When I pour oil into the engine via the oil fill port that my oil filler cap seals off where does all that oil go initially?
On most vehicles, the oil goes into the sump (or oil pan) at bottom of the engine. The sump is where the oil pump pickup is located and where oil distribution starts during engine operation.
What parts get first dibs on the oil before gravity pulls it down to the pan.
If you are talking about after the oil is pumped through the engine by the oil pump, it depends on how the engine is engineered. Some manufacturers send oil to the cam shaft first while others send it out to the crank shaft main bearings first. The latter is called Priority Main Oiling. This ensures the bearings have appropriate amounts of lubrication during high engine speeds. Again, it's all in how the engine is designed as to what gets the oil first.
Are the oil filler ports always on the top of the engine?
No. They can be located just about anywhere near the top of the engine, or not on the engine at all. Having the oil filler cap on the valve cover is just a convenient place to have it. It's a broad surface where a filler cap can be placed. Here is an image of an older Small Block Chevrolet (SBC Gen I) engine. The filler for it was the black tube which stuck up from the center front of the engine (also doubled as a breather):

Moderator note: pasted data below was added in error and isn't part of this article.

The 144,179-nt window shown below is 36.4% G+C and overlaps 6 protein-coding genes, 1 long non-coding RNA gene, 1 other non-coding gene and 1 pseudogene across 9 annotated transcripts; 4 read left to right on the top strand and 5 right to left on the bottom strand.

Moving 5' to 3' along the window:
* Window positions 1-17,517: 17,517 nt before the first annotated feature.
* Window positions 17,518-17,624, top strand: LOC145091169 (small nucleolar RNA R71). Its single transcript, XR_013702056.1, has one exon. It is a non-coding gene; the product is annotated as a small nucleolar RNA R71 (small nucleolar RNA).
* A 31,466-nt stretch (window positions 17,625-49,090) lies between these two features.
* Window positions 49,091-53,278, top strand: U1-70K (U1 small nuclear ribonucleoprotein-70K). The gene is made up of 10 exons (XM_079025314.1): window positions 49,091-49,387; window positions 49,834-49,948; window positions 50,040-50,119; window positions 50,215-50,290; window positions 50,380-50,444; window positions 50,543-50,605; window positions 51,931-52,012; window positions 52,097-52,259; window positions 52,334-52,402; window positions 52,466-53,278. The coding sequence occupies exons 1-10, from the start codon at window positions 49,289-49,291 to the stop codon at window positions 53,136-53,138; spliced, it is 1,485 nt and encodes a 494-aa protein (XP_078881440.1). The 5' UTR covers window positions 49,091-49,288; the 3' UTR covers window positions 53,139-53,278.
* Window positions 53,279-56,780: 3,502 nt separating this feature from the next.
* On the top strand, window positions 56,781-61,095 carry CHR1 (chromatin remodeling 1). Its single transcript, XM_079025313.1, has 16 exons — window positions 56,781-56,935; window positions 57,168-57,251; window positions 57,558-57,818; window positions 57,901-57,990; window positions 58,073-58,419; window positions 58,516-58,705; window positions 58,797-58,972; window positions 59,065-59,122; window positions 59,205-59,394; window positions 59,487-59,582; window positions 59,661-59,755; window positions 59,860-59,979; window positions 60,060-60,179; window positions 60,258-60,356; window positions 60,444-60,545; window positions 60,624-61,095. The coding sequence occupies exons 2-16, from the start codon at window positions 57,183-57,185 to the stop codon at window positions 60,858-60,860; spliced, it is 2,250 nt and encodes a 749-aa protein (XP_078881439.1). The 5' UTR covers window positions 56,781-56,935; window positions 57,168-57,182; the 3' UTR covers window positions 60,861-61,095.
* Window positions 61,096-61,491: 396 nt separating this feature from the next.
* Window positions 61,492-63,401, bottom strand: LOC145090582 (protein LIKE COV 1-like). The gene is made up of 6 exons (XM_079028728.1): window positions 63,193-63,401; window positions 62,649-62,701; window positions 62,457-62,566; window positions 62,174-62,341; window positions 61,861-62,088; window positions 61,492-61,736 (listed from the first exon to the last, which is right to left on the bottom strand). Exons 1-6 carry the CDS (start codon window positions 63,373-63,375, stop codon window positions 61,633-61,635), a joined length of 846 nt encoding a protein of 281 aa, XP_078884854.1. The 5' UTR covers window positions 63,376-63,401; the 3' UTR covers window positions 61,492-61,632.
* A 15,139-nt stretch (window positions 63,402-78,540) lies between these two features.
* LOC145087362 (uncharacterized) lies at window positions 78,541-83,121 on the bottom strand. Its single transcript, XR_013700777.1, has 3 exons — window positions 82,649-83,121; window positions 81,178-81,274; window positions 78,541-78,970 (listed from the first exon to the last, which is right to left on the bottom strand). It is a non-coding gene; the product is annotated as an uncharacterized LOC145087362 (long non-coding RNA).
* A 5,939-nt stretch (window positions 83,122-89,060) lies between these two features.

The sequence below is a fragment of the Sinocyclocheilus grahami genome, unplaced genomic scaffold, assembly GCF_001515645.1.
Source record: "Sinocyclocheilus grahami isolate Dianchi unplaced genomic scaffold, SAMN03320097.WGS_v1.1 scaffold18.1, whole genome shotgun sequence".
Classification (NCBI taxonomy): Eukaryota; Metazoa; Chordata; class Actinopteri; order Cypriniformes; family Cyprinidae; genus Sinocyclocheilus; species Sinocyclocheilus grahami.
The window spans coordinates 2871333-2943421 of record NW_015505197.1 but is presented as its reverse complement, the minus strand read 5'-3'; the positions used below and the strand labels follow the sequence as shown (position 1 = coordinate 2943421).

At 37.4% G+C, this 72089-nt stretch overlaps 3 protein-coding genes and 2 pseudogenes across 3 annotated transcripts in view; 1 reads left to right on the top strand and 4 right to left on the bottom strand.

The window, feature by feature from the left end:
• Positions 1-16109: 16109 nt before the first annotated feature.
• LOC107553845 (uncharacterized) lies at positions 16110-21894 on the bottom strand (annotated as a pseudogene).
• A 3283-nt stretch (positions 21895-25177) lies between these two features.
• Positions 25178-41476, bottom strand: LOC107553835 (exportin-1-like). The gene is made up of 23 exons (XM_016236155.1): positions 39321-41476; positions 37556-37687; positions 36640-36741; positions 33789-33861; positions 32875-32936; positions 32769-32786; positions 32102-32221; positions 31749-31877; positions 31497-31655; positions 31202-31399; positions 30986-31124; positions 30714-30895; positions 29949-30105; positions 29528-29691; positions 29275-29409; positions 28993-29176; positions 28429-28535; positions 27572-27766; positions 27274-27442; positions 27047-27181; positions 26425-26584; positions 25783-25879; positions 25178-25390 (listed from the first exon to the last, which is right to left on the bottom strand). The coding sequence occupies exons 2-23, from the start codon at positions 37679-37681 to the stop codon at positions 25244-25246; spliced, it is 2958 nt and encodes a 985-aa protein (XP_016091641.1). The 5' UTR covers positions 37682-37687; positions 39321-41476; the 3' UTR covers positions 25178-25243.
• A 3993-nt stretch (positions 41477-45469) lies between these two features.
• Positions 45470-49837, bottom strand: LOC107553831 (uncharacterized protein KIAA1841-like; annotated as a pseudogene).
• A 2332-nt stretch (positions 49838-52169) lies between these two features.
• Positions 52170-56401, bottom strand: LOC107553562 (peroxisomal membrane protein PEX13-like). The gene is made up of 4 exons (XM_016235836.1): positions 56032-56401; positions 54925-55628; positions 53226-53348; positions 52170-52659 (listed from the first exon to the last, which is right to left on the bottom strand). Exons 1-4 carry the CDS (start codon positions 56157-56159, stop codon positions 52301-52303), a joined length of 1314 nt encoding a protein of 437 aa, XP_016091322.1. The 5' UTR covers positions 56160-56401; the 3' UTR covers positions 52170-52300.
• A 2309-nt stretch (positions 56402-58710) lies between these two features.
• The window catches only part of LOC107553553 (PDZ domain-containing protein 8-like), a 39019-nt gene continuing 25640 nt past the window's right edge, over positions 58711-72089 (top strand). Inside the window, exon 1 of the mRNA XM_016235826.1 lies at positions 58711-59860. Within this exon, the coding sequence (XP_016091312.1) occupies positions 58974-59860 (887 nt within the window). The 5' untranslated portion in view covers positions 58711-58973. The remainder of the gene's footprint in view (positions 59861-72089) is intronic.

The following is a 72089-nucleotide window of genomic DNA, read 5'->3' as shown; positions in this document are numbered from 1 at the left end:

As stated, the filler cap doesn't even need to be on the engine. With a dry sump design, the filler cap is on a reservoir tank located separately from the engine. The engine has a scavenging pump which pulls all of the oil from the shallow oil pan sump and drops it into the reservoir. The main oil pump pulls oil from the reservoir tank and distributes it throughout the engine where needed. This is mainly used in high performance applications where there needs to be a constant feed of oil. In an engine with a typical sump, the oil may be forced away from oil pickup during hard acceleration, cornering, or braking.
Is there any particular reason other than maybe ease of access as well as avoiding spills and leaks, basically trying to maximally distance the port from the oil settling line?
I think you have it covered within the question. That's pretty much the reason.